UN Economic Commission for Latin America and the Caribbean (ECLAC)
The objective of the UN Economic Commission for Latin America and the Caribbean (ECLAC) is to contribute to the economic development of Latin America, coordinate actions directed towards this end, and reinforce economic relationships among the countries and with the other nations of the world. ECLAC is also to promote the region's social development.

Scientists in the Office of Response and Restoration, of the U.S. National Oceanographic and Atmospheric Administration (NOAA), "respond to dozens of spills of oil and other hazardous materials each year, help emergency planners prepare for potential accidents, create software, databases, and other tools to help people respond to hazardous materials accidents, work to find remedies for environmental damage caused by hazardous waste sites in coastal areas, assess injury to coastal resources from releases of oil, other hazardous materials, vessel groundings, and abandoned vessels, and pursue restoration from those responsible for the harm". ••• On this site, one finds much information on oil and oil spills (effects, responses), photos and links. ••• The mission of the NOAA Damage Assessment and Restoration Program is "to restore coastal and marine resources that have been injured by releases of oil or hazardous substances and to obtain compensation for the public's lost use and enjoyment of these resources". ••• The NOAA Aid for Oil Spill Responders site comprise tools and information for people dealing with spills of oil and petroleum products.

U.S. Coast Guard
The U.S. Coast Guard National Response Centre is the sole federal point of contact for reporting oil and chemical spills. The site offers much information on oil and oil spills. ••• See also the U.S. National Response Team

The purpose of the Oil Program of the U.S. Environmental Protection Agency (EPA)is to prevent, prepare for, and respond to oil spills that occur in and around inland waters of the United States. The Oil Spill Learning Centre contains much information about oil and oil spills. ••• See also EPA Contingency Plans, including Oil Removal Contingency and Spill Prevention. ••• The EPA Gulf of Mexico Program is aimed at "facilitating the protection and restoration of the coastal marine water of the Gulf of Mexico and its coastal natural habitats; sustaining living resources; protecting human health and the food supply; ensuring the recreational use of Gulf shores, beaches and waters in ways consistent with the economic well-being of the region, through a network of citizens and institutions".

U.S. Offshore Minerals Management
The Offshore Minerals Management (MMS) is responsible for managing offshore public lands. As part of this MMS is providing the public with technical information about offshore activities. MMS collects data on all facets of the offshore program and publish them online in various forms. MMS regional offices provide information specific to the operations in the Gulf of Mexico, Alaska and offshore California. The California section of the MMS web site includes detailed information about each of the platforms.

Clean Caribbean Cooperative (CCC)
In 1977, nine oil companies operating in the Caribbean formed the Clean Caribbean Cooperative (CCC) with the objective of "enhancing the capability to promptly and efficiently respond to marine oil spills in the region". Since then the CCC Membership has grown to include most of the major international oil companies and oil related facilities in the Caribbean, Latin America and South America region. The CCC mission is develop and maintain immediately accessible oil spill response resources and support for Members through a ready equipment stockpile and a trained contractor network; and promote training, coordination and logistics planning with industry and governments in the Area of Interest.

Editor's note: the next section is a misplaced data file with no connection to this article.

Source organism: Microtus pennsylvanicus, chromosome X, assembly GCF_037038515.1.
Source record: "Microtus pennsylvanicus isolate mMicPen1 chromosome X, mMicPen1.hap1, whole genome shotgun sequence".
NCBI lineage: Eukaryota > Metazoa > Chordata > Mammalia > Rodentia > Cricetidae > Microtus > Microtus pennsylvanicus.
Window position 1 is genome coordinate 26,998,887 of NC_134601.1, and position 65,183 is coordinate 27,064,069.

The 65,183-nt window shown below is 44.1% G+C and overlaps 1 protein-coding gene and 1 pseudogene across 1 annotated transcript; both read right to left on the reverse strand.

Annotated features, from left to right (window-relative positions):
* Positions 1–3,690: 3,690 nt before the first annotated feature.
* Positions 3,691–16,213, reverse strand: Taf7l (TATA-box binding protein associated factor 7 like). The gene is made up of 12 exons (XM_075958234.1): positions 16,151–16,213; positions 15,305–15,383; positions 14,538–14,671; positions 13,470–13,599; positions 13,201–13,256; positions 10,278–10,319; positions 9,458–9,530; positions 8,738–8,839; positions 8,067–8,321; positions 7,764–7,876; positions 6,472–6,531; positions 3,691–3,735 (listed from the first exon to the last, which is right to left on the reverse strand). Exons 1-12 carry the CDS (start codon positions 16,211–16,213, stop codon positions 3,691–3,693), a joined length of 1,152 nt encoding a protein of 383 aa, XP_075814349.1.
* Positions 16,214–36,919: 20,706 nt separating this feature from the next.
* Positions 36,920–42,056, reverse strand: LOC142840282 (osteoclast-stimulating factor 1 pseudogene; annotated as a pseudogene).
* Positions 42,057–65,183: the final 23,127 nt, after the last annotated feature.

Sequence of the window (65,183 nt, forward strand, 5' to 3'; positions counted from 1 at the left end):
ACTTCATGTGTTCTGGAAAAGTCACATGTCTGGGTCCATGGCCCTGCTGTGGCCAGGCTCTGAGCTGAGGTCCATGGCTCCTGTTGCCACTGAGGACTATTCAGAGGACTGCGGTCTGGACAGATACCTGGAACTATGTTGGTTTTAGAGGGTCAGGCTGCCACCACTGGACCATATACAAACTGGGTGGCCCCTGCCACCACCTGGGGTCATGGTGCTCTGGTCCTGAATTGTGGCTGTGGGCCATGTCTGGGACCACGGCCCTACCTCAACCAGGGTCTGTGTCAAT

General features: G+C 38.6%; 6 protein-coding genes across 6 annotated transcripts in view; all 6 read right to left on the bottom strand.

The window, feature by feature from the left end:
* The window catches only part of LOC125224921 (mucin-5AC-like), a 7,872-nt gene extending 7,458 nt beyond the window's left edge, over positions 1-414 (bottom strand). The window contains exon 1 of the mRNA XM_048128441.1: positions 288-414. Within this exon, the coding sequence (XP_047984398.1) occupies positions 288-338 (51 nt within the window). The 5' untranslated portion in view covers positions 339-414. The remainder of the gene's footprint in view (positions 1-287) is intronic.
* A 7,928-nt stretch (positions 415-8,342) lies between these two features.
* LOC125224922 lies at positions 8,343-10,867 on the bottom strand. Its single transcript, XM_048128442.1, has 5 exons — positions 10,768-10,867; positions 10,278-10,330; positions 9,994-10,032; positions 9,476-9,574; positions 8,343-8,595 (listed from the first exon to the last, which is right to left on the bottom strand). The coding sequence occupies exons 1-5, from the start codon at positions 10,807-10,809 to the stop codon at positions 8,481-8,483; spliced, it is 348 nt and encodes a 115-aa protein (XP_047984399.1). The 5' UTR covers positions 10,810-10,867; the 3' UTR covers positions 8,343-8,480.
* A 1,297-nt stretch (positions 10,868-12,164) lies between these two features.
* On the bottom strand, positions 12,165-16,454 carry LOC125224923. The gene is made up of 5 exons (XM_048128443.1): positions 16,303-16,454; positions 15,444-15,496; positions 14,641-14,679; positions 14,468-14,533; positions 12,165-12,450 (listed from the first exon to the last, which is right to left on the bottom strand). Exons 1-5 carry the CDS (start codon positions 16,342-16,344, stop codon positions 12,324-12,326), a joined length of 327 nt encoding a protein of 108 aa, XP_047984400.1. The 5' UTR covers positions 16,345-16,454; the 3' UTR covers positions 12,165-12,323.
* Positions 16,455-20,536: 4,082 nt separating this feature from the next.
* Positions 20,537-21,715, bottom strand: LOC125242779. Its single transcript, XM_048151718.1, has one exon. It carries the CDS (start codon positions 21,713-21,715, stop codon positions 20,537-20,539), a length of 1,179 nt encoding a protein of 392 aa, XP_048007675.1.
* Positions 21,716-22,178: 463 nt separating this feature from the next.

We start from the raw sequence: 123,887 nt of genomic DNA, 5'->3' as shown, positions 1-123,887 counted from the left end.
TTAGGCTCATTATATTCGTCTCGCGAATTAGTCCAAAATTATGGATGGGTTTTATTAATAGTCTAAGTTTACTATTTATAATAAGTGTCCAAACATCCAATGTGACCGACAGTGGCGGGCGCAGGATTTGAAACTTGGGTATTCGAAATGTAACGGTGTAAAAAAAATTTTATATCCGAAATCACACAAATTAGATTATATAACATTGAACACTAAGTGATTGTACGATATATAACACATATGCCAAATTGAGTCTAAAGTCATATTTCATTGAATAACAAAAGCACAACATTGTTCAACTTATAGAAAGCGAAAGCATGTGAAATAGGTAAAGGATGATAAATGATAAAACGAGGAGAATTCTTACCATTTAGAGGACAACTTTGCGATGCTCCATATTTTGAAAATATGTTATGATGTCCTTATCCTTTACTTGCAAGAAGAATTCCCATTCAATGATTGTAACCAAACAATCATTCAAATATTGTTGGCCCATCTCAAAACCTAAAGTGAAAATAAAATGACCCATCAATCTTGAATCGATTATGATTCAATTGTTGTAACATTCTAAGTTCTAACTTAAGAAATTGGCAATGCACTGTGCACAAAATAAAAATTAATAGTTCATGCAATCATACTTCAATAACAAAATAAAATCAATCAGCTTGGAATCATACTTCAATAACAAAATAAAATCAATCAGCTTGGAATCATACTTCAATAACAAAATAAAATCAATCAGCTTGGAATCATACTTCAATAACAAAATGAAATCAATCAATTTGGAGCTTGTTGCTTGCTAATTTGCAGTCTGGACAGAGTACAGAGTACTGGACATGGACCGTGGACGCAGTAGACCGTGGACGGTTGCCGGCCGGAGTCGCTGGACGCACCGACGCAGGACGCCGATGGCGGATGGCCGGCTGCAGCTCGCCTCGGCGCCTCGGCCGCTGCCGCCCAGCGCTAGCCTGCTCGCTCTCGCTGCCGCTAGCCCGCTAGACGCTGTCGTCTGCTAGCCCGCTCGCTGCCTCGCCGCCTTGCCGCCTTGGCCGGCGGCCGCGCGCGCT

Latin Petroleum Analytics (LAPA)
The Latin Petroleum Analytics (LAPA) - Information Centre for Latin America's Petroleum Industry - is an independent research firm providing insights into the Latin American petroleum industry. LAPA specializes in analyzing energy markets, specifically the upstream sector of the industry.

The Regional Association of Oil and Natural Gas Companies in Latin America and the Caribbean (ARPEL) is formed by more than t25 oil and natural gas companies, which represent over 90 per cent of the region's upstream and downstream sectors. ARPEL is "an interactive forum for exchange of ideas, experiences and knowledge; a forum designed for a timely identification of issues that may influence the industry's development." See also ARPEL Environmental Code of Conduct.

Acción de Lucha Anti-petrolera (ADELA)
Acción de Lucha Anti-petrolera (ADELA) is grassroots coalition formed by local people and environmental groups in Costa Rica "to protect the fragile coastal environment, wildlife and human communities from the impacts of oil exploration and extraction" (presentation and further links on the web site of International Fund for Animal Welfare).

Caribbean Conservation Association (CCA)
The Caribbean Conservation Association (CCA) "exists to enhance the quality of life for present and future generations of the Caribbean by facilitating the development and implementation of policies, programmes and practices, which contribute to the sustainable management of the region's natural and cultural resources. We do this through a membership that covers the wider Caribbean amongst non-governmental organisations, within government structures and by individuals interested in voicing civil society's concern for the state of the environment in the Caribbean region." National links are provided to member organizations in Anguilla, Antigua, Barbados, Belize, Bermuda, Br. Virgin Islands, Cayman Islands, Curaçao, Dominica, Gudadelope, Guyana, Jamaica, St. Kitts/Nevis, St. Lucia, St. Maarten, St. Vincent & the Grenadines, Trinidad and Tobago, the U.S. and U.S. Virgin Islands.

Ocean Conservancy
The Ocean Conservancy is the largest and oldest organization in the U.S. dedicated solely to protecting the oceans. "Science-based advocacy, grassroots activism, litigation, education and outreach are combined to find lasting solutions to issues affecting our oceans and all marine life". The Ocean Conservancy opposes legislation that provides incentives or encourages offshore oil and gas exploration and development.

Refinery Reform Campaign
The Refinery Reform Campaign is a national (U.S.) campaign seeking to clean up America's oil refineries and reduce the dependence on fossil fuels. Its web site is produced by the Texas SEED Coalition, a non-profit organization dedicated to reducing pollution and promoting clean energy.